The Maternal and Child Health Bureau (MCHB) Title V Maternal and Child Health Services Block Grants to States Program has established 15 National Performance Measures for the 2015-2017 grant cycle. Performance Measure 12 is the percent of children with and without special health care needs who received services necessary to make transitions to adult health care. This evidence brief points to a selection of resources for state MCH programs about adolescent transition, with emphasis on evidence-based information.
The Title V Maternal and Child Health Services Block Grant to States Program guidance1 defines the significance of this goal as follows:
The transition of youth to adulthood has become a priority issue nationwide as evidenced by the clinical report and algorithm developed jointly by the American Academy of Pediatrics, American Academy of Family Physicians and American College of Physicians to improve healthcare transitions for all youth and families. Over 90 percent of children with special health care needs now live to adulthood, but are less likely than their non-disabled peers to complete high school, attend college or to be employed. Health and health care are cited as two of the major barriers to making successful transitions.
Read More about Performance Measure 12
Performance Measure 12
Percent of children with and without special health care needs who received services necessary to make transitions to adult health care
To increase the percent of youth with and without special health care needs who have received the services necessary to make transitions to all aspects of adult life, including adult health care, work, and independence.
Numerator: Parent report of youth with and without special health care needs, ages 12-17, whose families report that they received the services necessary to transition to adult health care, with subset analyses for children with special health care needs
Denominator: All adolescents, ages 12-17 years
Healthy People 2020 Objectives
Related to Disability and Health (DH) Objective 5: Increase the proportion of youth with special health care needs whose health care provider has discussed transition planning from pediatric to adult health care. (Baseline: 41.2%, Target: 45.3%)
Data Sources and Data Issues
The revised National Survey of Children's Health (NSCH) beginning in 2017. States can use data from the 2011-2012 NSCH as a baseline.
Data and Statistics
National Survey of Children's Health (NSCH). Funded by the Health Resources and Services Administration's (HRSA's) Maternal and Child Health Bureau (MCHB), this survey provides national and state-level data on the physical and emotional health of American children 0 - 17 years old. Information is collected on factors related to the health and well-being of children, including access to and utilization of health care, receipt of care in a medical home, family interactions, parental health, school and after-school experiences, and neighborhood characteristics.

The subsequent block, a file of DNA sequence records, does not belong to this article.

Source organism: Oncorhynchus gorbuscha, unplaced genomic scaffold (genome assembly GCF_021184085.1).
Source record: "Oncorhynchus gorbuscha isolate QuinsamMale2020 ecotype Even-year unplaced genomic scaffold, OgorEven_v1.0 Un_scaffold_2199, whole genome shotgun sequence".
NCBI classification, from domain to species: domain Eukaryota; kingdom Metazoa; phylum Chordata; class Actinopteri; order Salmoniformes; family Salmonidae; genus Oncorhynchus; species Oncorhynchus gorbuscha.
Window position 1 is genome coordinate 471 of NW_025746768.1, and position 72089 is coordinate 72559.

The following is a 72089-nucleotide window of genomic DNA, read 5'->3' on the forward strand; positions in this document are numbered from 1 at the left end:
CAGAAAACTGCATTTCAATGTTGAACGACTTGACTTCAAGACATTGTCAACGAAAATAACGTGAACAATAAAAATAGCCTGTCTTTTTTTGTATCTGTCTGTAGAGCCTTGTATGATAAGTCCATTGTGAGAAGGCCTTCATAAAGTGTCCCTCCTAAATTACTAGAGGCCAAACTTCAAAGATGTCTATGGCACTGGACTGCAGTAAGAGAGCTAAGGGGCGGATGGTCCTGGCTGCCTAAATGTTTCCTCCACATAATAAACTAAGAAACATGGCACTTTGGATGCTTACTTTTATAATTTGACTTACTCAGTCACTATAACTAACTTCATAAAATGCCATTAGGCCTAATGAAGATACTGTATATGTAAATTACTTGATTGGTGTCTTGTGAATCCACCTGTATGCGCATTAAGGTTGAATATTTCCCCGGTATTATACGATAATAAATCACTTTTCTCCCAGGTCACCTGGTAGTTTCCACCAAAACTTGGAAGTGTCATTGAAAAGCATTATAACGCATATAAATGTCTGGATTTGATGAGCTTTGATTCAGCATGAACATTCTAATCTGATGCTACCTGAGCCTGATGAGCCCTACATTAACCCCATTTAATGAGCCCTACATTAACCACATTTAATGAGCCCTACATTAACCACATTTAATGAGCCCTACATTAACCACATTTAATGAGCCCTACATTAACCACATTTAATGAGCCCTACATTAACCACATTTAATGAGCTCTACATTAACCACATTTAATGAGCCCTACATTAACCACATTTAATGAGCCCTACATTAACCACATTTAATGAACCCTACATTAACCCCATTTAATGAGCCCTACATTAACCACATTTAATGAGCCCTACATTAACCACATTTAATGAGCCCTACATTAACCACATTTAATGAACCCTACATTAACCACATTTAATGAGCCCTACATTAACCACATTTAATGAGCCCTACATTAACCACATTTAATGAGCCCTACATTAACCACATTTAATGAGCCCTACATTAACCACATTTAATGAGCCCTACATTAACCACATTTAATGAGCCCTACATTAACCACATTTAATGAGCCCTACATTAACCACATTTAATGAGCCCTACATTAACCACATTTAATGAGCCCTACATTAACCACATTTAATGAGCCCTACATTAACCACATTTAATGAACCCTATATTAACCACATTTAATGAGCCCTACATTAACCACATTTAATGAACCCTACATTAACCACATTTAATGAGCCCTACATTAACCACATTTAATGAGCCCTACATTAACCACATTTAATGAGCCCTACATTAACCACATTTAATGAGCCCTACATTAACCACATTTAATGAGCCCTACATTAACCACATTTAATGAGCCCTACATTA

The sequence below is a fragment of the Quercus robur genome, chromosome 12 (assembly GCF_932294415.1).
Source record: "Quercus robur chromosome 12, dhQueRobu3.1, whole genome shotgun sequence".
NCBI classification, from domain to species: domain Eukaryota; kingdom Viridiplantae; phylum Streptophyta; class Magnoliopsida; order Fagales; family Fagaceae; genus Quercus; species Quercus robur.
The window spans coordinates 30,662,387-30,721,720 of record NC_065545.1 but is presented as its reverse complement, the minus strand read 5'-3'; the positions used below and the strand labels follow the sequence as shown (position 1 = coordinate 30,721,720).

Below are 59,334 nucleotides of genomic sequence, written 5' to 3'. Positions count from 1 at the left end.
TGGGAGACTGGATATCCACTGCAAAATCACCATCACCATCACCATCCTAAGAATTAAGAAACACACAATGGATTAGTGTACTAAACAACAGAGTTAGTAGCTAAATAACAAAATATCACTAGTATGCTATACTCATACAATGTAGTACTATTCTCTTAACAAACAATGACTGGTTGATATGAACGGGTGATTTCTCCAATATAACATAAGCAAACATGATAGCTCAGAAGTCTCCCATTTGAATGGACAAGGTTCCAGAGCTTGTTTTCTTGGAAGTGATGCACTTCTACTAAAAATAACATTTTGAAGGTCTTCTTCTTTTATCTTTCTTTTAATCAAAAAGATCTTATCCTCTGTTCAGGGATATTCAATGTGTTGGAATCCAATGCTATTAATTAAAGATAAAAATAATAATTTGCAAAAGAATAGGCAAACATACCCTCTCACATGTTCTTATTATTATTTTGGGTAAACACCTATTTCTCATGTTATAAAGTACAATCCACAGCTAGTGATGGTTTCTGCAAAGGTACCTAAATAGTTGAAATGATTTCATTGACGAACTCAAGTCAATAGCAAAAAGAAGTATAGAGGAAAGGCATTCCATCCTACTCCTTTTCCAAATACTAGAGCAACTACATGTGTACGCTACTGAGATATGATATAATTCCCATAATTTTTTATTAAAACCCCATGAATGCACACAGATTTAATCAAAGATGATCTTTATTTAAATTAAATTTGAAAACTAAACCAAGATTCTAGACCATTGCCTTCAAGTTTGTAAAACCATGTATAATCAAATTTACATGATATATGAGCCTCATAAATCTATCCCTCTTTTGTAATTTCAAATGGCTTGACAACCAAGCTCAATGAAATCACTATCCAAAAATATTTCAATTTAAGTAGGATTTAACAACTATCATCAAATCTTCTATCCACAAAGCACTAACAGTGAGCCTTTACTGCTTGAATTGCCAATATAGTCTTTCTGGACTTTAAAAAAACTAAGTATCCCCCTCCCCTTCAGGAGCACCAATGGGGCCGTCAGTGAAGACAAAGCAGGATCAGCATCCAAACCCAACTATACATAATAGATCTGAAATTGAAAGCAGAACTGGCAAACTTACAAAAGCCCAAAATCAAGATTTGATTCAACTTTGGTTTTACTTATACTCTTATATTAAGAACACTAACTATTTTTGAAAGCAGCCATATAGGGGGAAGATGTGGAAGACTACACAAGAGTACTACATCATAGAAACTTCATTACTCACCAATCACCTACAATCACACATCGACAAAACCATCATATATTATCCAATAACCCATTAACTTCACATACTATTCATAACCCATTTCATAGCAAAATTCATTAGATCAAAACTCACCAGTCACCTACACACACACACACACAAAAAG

Since 2003, the NSCH has provided both national and state-level prevalence estimates for a variety of child health and health care indicators. MCHB also fielded the National Survey of Children with Special Health Care Needs (NS-CSHCN) in 2001, 2005-2006, and 2009-2010. Its purpose was to assess the prevalence and impact of special health care needs among children and their families in the U.S. The 2016 NSCH underwent significant redesign and administration changes and differs greatly from the prior survey cycles. From 2016 onward, the purpose of the NSCH remains the same, but the two individual surveys were combined into a single survey conducted every year.
Got Transition/Center for Health Care Transition. Extensive set of tools and guidance for health care providers for implementing best practices to support the transition from pediatric to adult health care for all youth including those with special health care needs.
Resources for Researchers and Policymakers. Anaylses of transition performance in the United States, publications about the six core elements of transition, literature reviews, validated transition tools, policy statements, practice measurement tools, insurance information focusing on adolescents and young adults, federal transition initiatives, and state transition information.
Health Care Transition Resources. Includes links to resources about other aspects of transition: adult model of care, cultural competence, education, employment, foster care, guardianship and decision-making, health insurance, and much more.
Bloom SR, Kuhlthau K, Van Cleave J, Knapp AA, Newacheck P, Perrin JM. 2012. Health care transition for youth with special health care needs. Journal of Adolescent Health 51(3):213-219. View abstract.
Fegran L, Hall EO, Uhrenfeldt L, Aagaard H, Ludvigsen MS. 2014. Adolescents' and young adults' transition experiences when transferring from paediatric to adult care: A qualitative metasynthesis. International Journal of Nursing Studies 51(1):123-135. View abstract.
Stinson J, Kohut SA, Spiegel L, White M, Gill N, Colbourne G, Sigurdson S, Duffy KW, Tucker L, Stringer E, Hazel B, Hochman J, Reiss J, Kaufman M. 2014. A systematic review of transition readiness and transfer satisfaction measures for adolescents with chronic illness. International Journal of Adolescent Medicine and Health 26(2):159-174. View abstract.
McManus M, White P, Barbour A, Downing B, Hawkins K, Quion N, Tuchman L, Cooley WC, McAllister JW. 2014. Pediatric to adult transition: A quality improvement model for primary care. Journal of Adolescent Health, [published online on October 3, 2014]. View abstract.
1 Health Resources and Services Administration. 2014. Title V Maternal and Child Health Services Block Grant to States Program: Guidance and Forms for the Title V Application/Annual Report, Appendix F, p. 85.